March 12, 2011

Bagna caôda (Bagna cauda) & Pasta with truffles, prosciutto and arugula



One of my favourite movies Ripley's Game (adapted from the third novel in the Patricia Highsmith's five-novel series about Tom Ripley - a con artist and occasional murderer), that I re-watched again this week, has been inspirational in many aspects. John Malkovich as Ripley is simply brilliant, as he is in every movie. I wonder how I couldn't think of this movie before and include it in my Food Movies page!
Well, the movie is set throughout Europe and mostly in Italy. That Italian ambiance and architecture is always pretty much enough for any kind of inspiration. The title character in the Patricia Highsmith's series known as Ripliad has a great taste for anything good - from art, music, places and homes to food...

So I am dedicating this post to truffles and pasta, Ripley's and mine favourites.

Truffles are known as the most expensive and very rare mushrooms, growing naturally underground in certain parts of Mediterranean and found by specially trained pigs and dogs. Usually, they are added in very small amounts to the food, like eggs, rice or pasta to enhance a flavour. It is very rare to find them in stores as a fresh produce, but they can certainly be found preserved in oil - whole or mixed with some other mushrooms, or sold as a paste or cream. There are black and white truffles, and to use them it's important to know that white "tartufo bianco" is best consumed fresh and it has much stronger aroma than black "tartufo nero" which flavour is best brought by cooking. White truffles' intense aroma is also known as a mix of best Parmesan cheese and garlic clove. Anna del Conte in her book Gastronomy of Italy recommends it as a perfect addition to carpaccio, meatballs, polenta or cheese frittata.
There is one special Italian dip/antipasti in Anna's book called "bagna caôda" that I find to be the best way to experience truffles. In Liguria this dip is served in a heated earthware as a fondue for seasonal vegetables. 

The pasta recipe provided below is quick and easy, and with some good vine and olives, could make fancy and flavourful dinner. I prepare it in my La Chamba oval pot. Since my discovery of La Chamba cookware, I try to cook all I can in it. I had a chance to compare it to the meals previously cooked in a different cookware, and realized that flavour of meals cooked in La Chamba is unbeatable. By now, all my family members developed "the taste " for La Chamba and recognize immediately what's been cooked in it, too. Note however, that Italians use their regular cookware for this pasta.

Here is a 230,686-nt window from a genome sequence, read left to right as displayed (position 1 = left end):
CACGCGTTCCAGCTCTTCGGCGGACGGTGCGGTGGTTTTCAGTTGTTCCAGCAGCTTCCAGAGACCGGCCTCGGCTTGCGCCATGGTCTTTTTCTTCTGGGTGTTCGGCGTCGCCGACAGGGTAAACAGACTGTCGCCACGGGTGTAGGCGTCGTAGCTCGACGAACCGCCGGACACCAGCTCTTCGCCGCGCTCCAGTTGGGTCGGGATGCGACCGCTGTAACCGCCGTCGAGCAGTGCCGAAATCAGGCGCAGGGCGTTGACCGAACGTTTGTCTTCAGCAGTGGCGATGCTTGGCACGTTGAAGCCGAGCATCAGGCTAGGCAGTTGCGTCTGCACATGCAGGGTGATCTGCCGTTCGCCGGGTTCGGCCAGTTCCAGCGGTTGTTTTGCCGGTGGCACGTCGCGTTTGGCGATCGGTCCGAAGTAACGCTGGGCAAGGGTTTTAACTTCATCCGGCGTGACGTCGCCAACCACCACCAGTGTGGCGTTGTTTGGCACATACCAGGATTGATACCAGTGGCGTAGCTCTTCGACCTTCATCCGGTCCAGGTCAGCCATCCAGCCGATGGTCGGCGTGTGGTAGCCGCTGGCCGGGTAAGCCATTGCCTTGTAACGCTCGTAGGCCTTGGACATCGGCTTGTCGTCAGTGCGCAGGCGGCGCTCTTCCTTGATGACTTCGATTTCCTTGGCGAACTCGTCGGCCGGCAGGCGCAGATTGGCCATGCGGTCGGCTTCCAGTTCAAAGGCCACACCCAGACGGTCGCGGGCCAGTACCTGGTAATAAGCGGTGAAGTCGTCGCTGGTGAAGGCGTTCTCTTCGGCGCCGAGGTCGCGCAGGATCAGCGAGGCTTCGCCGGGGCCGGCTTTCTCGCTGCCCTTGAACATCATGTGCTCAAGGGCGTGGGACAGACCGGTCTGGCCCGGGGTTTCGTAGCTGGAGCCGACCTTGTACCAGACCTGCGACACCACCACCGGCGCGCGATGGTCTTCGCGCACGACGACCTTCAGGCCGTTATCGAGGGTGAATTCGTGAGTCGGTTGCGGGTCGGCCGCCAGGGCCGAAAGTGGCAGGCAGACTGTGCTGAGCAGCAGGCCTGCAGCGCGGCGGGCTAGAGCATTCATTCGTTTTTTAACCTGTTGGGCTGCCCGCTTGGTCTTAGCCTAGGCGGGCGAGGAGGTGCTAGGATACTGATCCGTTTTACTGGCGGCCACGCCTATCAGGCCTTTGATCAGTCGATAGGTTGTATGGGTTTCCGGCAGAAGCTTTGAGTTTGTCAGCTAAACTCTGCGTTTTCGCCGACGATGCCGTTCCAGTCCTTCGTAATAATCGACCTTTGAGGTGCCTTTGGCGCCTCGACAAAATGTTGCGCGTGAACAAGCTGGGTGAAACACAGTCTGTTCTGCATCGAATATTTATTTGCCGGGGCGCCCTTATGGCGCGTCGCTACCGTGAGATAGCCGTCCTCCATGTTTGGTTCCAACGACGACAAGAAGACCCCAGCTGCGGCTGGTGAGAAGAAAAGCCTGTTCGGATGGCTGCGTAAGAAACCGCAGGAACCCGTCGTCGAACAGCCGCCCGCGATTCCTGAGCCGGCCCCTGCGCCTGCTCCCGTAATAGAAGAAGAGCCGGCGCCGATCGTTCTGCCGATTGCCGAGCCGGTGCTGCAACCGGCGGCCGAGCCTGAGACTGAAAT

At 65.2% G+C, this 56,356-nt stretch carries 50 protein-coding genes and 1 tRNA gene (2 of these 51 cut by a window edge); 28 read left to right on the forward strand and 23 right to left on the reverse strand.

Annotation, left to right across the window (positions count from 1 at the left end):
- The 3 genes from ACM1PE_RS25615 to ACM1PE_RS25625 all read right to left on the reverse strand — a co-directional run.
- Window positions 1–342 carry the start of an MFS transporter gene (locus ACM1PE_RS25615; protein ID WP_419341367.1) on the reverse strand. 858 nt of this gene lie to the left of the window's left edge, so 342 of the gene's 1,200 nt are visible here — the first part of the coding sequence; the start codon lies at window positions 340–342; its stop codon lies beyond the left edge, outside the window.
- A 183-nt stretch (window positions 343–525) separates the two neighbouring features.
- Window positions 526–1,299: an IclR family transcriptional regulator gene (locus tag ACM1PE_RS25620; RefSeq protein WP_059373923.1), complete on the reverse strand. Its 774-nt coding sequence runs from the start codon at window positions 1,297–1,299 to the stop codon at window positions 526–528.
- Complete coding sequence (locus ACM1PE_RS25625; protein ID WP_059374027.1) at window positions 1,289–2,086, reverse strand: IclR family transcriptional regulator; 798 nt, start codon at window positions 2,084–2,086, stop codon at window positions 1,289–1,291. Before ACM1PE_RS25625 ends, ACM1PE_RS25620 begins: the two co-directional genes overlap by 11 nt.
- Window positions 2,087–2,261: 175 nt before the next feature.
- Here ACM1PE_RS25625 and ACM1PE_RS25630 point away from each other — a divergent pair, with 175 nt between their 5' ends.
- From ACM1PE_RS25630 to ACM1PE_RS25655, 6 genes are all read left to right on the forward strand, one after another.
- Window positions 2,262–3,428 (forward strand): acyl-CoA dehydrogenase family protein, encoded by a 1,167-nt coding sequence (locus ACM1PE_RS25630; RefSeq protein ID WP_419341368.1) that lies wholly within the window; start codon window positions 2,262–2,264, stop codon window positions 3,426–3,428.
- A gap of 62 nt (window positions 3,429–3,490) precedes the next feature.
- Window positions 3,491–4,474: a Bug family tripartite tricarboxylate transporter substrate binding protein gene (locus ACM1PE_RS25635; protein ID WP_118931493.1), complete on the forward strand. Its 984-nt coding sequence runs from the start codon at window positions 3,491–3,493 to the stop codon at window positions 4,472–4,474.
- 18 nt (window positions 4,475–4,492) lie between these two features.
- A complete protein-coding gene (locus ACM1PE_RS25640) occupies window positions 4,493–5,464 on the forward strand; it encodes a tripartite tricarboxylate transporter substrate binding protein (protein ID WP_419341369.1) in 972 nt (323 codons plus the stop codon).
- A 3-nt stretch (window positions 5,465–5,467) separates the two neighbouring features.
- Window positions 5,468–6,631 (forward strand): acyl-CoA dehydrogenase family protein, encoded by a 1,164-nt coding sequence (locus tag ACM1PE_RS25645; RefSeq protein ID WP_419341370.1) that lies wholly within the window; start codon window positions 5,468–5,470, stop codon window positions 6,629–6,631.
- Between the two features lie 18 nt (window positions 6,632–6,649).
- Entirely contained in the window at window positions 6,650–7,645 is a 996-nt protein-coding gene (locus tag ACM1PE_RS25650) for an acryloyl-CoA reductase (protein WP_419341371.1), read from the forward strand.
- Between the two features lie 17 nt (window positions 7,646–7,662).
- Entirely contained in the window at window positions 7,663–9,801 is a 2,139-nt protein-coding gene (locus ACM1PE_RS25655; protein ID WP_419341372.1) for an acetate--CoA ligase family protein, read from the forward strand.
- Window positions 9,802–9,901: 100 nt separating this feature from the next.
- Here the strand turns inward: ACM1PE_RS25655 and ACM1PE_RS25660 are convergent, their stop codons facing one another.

Pasta with prosciutto, truffles and arugula
(for 4-6 people)

 

2 tbsp extra-virgin olive oil
250 gr (1/2 lb) prosciutto diced
1 red onion, cut 1/4-inch-thick half-moons
3 cloves garlic, thinly sliced
2-3 tbsp black truffle paste (cream) in a jar
1/2 cup freshly grated Pecorino-Romano, plus extra for serving
1 bunch of baby arugula
500 gr (1 lb) big shaped dry pasta (penne, farfalle, macaroni) 

Bring  salted water to a boil in a large pot.
Meanwhile, in a saute pan or big oval La Chamba dish, heat the olive oil over low heat.  Add the onion and garlic and cook gently until golden brown, about 5-10 minutes. Add prosciutto and cook for 5 more minutes. Remove from the heat. Cook the pasta, drain, reserving little bit of cooking water. Add the pasta to the pan with the reserved cooking water to the pan (La Chamba). Add the arugula and toss for about 30 more seconds. Add the truffle paste and the grated cheese; mix well and toss over high heat for one minute.



Bagna caôda with truffles
(Hot garlic and anchovy dip)


50gr (4 tbsp) unsalted butter
4 garlic cloves, finely sliced,
5 salted anchovies, cleaned of bones or 10 fillets
200 ml (1 cup) extra virgin olive oil
2 tbsp truffle paste (optional)

Original dip has no truffles in it, but for a spacial flavor add 2 tbsp of truffles at the end of the cooking. 
Melt the butter over low heat. Add garlic and saute for few seconds. 
Add anchovies and pour oil gradually, stirring whole time. Cook for about 10 min, on ultra low heat.
Serve it when ingredients are well blended and smooth.

  

The dip is also great spread over toasted flat bread topped with shaved Romano as shown on this photo - I made it today!

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